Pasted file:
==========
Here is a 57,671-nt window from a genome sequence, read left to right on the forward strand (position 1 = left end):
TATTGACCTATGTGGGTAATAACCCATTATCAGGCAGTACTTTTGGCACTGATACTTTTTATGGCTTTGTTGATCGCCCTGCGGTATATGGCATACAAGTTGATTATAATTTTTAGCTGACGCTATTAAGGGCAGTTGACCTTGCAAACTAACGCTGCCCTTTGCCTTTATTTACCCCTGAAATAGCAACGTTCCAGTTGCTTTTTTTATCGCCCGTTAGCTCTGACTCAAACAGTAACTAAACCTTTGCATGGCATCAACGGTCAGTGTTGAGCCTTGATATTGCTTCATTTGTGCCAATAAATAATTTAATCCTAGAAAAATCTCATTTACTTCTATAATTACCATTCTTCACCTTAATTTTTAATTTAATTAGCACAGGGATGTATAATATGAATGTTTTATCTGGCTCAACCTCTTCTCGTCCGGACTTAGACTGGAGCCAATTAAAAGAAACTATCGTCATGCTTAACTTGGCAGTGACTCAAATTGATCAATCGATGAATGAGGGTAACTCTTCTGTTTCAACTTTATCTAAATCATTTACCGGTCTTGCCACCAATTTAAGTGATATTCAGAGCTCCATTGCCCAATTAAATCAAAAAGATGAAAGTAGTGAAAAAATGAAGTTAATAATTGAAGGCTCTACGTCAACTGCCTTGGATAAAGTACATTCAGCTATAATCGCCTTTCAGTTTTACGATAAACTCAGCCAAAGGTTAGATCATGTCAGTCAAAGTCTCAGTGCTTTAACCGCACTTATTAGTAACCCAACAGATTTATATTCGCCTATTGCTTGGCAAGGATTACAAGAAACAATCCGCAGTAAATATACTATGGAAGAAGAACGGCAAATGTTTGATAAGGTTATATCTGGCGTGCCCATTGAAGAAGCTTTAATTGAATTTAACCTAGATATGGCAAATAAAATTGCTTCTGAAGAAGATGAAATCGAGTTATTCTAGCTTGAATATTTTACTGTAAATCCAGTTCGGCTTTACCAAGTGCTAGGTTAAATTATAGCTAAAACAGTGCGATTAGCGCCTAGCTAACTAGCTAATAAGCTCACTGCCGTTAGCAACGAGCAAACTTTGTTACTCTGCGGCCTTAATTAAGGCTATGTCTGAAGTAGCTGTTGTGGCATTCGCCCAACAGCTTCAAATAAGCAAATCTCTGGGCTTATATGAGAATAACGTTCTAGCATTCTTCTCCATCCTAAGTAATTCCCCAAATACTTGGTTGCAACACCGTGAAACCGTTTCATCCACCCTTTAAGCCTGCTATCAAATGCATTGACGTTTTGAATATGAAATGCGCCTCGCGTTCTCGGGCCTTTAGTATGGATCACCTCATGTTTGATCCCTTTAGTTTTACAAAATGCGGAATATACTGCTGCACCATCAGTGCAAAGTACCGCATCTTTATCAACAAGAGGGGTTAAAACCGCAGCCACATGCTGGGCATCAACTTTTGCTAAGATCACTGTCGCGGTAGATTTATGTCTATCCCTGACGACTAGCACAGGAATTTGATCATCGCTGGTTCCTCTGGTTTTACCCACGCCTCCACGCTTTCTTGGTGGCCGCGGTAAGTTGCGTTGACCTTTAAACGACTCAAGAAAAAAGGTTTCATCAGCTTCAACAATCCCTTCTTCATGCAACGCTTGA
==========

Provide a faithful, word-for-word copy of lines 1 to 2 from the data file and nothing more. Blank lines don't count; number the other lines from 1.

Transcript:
Here is a 57,671-nt window from a genome sequence, read left to right on the forward strand (position 1 = left end):
TATTGACCTATGTGGGTAATAACCCATTATCAGGCAGTACTTTTGGCACTGATACTTTTTATGGCTTTGTTGATCGCCCTGCGGTATATGGCATACAAGTTGATTATAATTTTTAGCTGACGCTATTAAGGGCAGTTGACCTTGCAAACTAACGCTGCCCTTTGCCTTTATTTACCCCTGAAATAGCAACGTTCCAGTTGCTTTTTTTATCGCCCGTTAGCTCTGACTCAAACAGTAACTAAACCTTTGCATGGCATCAACGGTCAGTGTTGAGCCTTGATATTGCTTCATTTGTGCCAATAAATAATTTAATCCTAGAAAAATCTCATTTACTTCTATAATTACCATTCTTCACCTTAATTTTTAATTTAATTAGCACAGGGATGTATAATATGAATGTTTTATCTGGCTCAACCTCTTCTCGTCCGGACTTAGACTGGAGCCAATTAAAAGAAACTATCGTCATGCTTAACTTGGCAGTGACTCAAATTGATCAATCGATGAATGAGGGTAACTCTTCTGTTTCAACTTTATCTAAATCATTTACCGGTCTTGCCACCAATTTAAGTGATATTCAGAGCTCCATTGCCCAATTAAATCAAAAAGATGAAAGTAGTGAAAAAATGAAGTTAATAATTGAAGGCTCTACGTCAACTGCCTTGGATAAAGTACATTCAGCTATAATCGCCTTTCAGTTTTACGATAAACTCAGCCAAAGGTTAGATCATGTCAGTCAAAGTCTCAGTGCTTTAACCGCACTTATTAGTAACCCAACAGATTTATATTCGCCTATTGCTTGGCAAGGATTACAAGAAACAATCCGCAGTAAATATACTATGGAAGAAGAACGGCAAATGTTTGATAAGGTTATATCTGGCGTGCCCATTGAAGAAGCTTTAATTGAATTTAACCTAGATATGGCAAATAAAATTGCTTCTGAAGAAGATGAAATCGAGTTATTCTAGCTTGAATATTTTACTGTAAATCCAGTTCGGCTTTACCAAGTGCTAGGTTAAATTATAGCTAAAACAGTGCGATTAGCGCCTAGCTAACTAGCTAATAAGCTCACTGCCGTTAGCAACGAGCAAACTTTGTTACTCTGCGGCCTTAATTAAGGCTATGTCTGAAGTAGCTGTTGTGGCATTCGCCCAACAGCTTCAAATAAGCAAATCTCTGGGCTTATATGAGAATAACGTTCTAGCATTCTTCTCCATCCTAAGTAATTCCCCAAATACTTGGTTGCAACACCGTGAAACCGTTTCATCCACCCTTTAAGCCTGCTATCAAATGCATTGACGTTTTGAATATGAAATGCGCCTCGCGTTCTCGGGCCTTTAGTATGGATCACCTCATGTTTGATCCCTTTAGTTTTACAAAATGCGGAATATACTGCTGCACCATCAGTGCAAAGTACCGCATCTTTATCAACAAGAGGGGTTAAAACCGCAGCCACATGCTGGGCATCAACTTTTGCTAAGATCACTGTCGCGGTAGATTTATGTCTATCCCTGACGACTAGCACAGGAATTTGATCATCGCTGGTTCCTCTGGTTTTACCCACGCCTCCACGCTTTCTTGGTGGCCGCGGTAAGTTGCGTTGACCTTTAAACGACTCAAGAAAAAAGGTTTCATCAGCTTCAACAATCCCTTCTTCATGCAACGCTTGA